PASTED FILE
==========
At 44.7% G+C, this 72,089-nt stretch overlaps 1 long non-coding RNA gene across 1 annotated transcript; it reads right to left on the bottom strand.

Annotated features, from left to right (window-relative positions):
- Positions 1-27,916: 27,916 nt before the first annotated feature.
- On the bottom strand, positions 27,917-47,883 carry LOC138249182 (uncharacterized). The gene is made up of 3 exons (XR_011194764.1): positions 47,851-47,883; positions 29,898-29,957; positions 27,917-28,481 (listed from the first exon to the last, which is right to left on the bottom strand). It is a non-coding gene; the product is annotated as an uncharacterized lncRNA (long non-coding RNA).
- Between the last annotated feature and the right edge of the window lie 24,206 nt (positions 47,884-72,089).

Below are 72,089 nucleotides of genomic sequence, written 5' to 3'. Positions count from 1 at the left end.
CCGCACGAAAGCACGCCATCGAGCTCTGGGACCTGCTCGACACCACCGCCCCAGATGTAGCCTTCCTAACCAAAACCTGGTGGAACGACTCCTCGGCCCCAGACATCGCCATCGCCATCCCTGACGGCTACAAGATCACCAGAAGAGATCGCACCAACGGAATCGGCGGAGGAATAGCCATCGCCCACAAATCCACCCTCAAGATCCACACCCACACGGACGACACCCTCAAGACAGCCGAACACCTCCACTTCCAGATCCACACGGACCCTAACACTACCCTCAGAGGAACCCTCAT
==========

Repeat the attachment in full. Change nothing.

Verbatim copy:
At 44.7% G+C, this 72,089-nt stretch overlaps 1 long non-coding RNA gene across 1 annotated transcript; it reads right to left on the bottom strand.

Annotated features, from left to right (window-relative positions):
- Positions 1-27,916: 27,916 nt before the first annotated feature.
- On the bottom strand, positions 27,917-47,883 carry LOC138249182 (uncharacterized). The gene is made up of 3 exons (XR_011194764.1): positions 47,851-47,883; positions 29,898-29,957; positions 27,917-28,481 (listed from the first exon to the last, which is right to left on the bottom strand). It is a non-coding gene; the product is annotated as an uncharacterized lncRNA (long non-coding RNA).
- Between the last annotated feature and the right edge of the window lie 24,206 nt (positions 47,884-72,089).

Below are 72,089 nucleotides of genomic sequence, written 5' to 3'. Positions count from 1 at the left end.
CCGCACGAAAGCACGCCATCGAGCTCTGGGACCTGCTCGACACCACCGCCCCAGATGTAGCCTTCCTAACCAAAACCTGGTGGAACGACTCCTCGGCCCCAGACATCGCCATCGCCATCCCTGACGGCTACAAGATCACCAGAAGAGATCGCACCAACGGAATCGGCGGAGGAATAGCCATCGCCCACAAATCCACCCTCAAGATCCACACCCACACGGACGACACCCTCAAGACAGCCGAACACCTCCACTTCCAGATCCACACGGACCCTAACACTACCCTCAGAGGAACCCTCAT